To operate a successful business without holding meetings, Snair said managers have to approach their workplace and their employees differently.

"If you’re choosing to be the meetingless manager, you have to have one-on-one communication and a good sense of delegation to replace that meeting with effective leadership and an effective hands-on style," he said.

Snair said one-on-one communication allows employees to form an opinion without feeling hampered by the opinions of others.

"It’s a more complete communication process because you’re talking one-on-one to people," he said.

In his book, Snair cites as an example one occasion in which a boss of his announced that all staff members would receive a catered lunch to congratulate them on reducing quality-rejected production more than 1 percent over the previous year. During that lunch, Snair’s boss approached him and asked whether he thought the employees knew why they were being fed. They then wandered the plant, asking meeting attendees if they knew why they were eating a free lunch, and out of the dozen people surveyed, none could recall.

"My boss, realizing how few people had been paying attention that morning, looked like an abandoned puppy," Snair wrote.

He surmises that more people would have known why they were being rewarded had his boss walked around congratulating staff members individually.

The average manager spends from 25 to 75 percent of the workday in meetings, according to what Snair said is a commonly accepted statistic.

"Common sense would dictate that getting everyone together in a meeting makes sense," he said. "You’re all getting the same information. If you need feedback everyone is there that you can ask for information. But what really happens in conferences is counter-intuitive. The worst ideas get bought into in a group [for] the sake of conformity."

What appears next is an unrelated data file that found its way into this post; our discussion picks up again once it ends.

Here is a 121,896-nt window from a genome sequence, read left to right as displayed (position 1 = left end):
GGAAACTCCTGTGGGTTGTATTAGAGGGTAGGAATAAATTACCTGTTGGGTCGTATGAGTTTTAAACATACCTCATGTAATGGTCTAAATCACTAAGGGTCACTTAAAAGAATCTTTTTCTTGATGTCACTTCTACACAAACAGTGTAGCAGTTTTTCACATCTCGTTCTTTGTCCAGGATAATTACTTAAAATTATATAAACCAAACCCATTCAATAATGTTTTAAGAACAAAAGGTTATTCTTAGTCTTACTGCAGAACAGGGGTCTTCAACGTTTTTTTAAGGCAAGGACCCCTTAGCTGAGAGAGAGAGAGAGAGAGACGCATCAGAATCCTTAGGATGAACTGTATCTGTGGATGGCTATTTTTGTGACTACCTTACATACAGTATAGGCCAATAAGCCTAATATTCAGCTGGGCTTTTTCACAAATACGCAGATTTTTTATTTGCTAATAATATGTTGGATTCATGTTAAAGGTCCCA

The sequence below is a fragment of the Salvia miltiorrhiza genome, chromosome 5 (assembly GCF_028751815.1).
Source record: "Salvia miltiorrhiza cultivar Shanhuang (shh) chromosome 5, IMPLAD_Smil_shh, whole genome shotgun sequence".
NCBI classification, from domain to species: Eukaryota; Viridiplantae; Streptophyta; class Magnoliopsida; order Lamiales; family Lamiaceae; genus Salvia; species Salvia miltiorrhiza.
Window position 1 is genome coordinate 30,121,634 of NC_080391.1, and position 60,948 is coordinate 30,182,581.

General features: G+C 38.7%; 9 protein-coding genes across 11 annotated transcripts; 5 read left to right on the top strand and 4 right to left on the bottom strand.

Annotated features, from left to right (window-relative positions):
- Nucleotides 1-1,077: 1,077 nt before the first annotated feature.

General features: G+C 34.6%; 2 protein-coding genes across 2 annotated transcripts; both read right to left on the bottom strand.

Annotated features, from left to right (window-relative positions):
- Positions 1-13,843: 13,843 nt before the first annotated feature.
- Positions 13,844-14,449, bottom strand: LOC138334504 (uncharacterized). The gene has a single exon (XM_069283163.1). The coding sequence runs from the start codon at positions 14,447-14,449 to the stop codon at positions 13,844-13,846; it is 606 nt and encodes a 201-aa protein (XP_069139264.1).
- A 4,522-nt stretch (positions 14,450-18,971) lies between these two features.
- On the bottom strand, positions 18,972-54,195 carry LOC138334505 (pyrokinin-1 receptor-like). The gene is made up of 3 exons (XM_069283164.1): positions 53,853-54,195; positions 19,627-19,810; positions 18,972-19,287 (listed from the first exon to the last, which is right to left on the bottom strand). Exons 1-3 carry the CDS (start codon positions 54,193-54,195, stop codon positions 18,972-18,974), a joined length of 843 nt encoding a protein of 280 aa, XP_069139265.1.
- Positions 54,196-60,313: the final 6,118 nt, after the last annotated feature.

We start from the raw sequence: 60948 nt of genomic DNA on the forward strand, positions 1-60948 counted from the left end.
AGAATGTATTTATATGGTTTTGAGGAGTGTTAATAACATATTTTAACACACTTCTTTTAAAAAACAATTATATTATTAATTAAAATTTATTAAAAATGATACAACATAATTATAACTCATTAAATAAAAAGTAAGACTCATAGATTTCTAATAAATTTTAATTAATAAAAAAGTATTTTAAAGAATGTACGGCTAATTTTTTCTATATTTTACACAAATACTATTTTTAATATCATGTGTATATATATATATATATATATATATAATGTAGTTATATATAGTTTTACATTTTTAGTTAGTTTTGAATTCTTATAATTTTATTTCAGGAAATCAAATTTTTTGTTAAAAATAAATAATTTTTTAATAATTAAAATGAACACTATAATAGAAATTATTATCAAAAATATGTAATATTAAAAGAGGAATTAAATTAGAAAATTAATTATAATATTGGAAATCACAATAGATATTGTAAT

Snair said that in a "group think" setting, personal conflicts and aggressive personalities that can dominate a room discourage some from vocalizing their ideas.

To avoid being called into the conference room for meetings, Snair said it is important to keep one’s job description updated.

"You make sure everyone understands your job description so they don’t consider you available for every meeting that comes along."

A loose meeting agenda is a formula for failure, he said, but a tight agenda is still a flawed vehicle.

"You’re still pulling a large number of people away from their work station who are hearing but not listening," he said. "My argument is the best meeting is the one not held."

Snair said there are many people in the corporate world who share similar views and want to reform their schedules, and he believes some are beginning to take note of how operating an office entirely without meetings can increase productivity.

"There’s a much more intense debate on how to run a better meeting," he said. "But because of human nature, meetings are inherently flawed and you’re fixing something that was never working to begin with."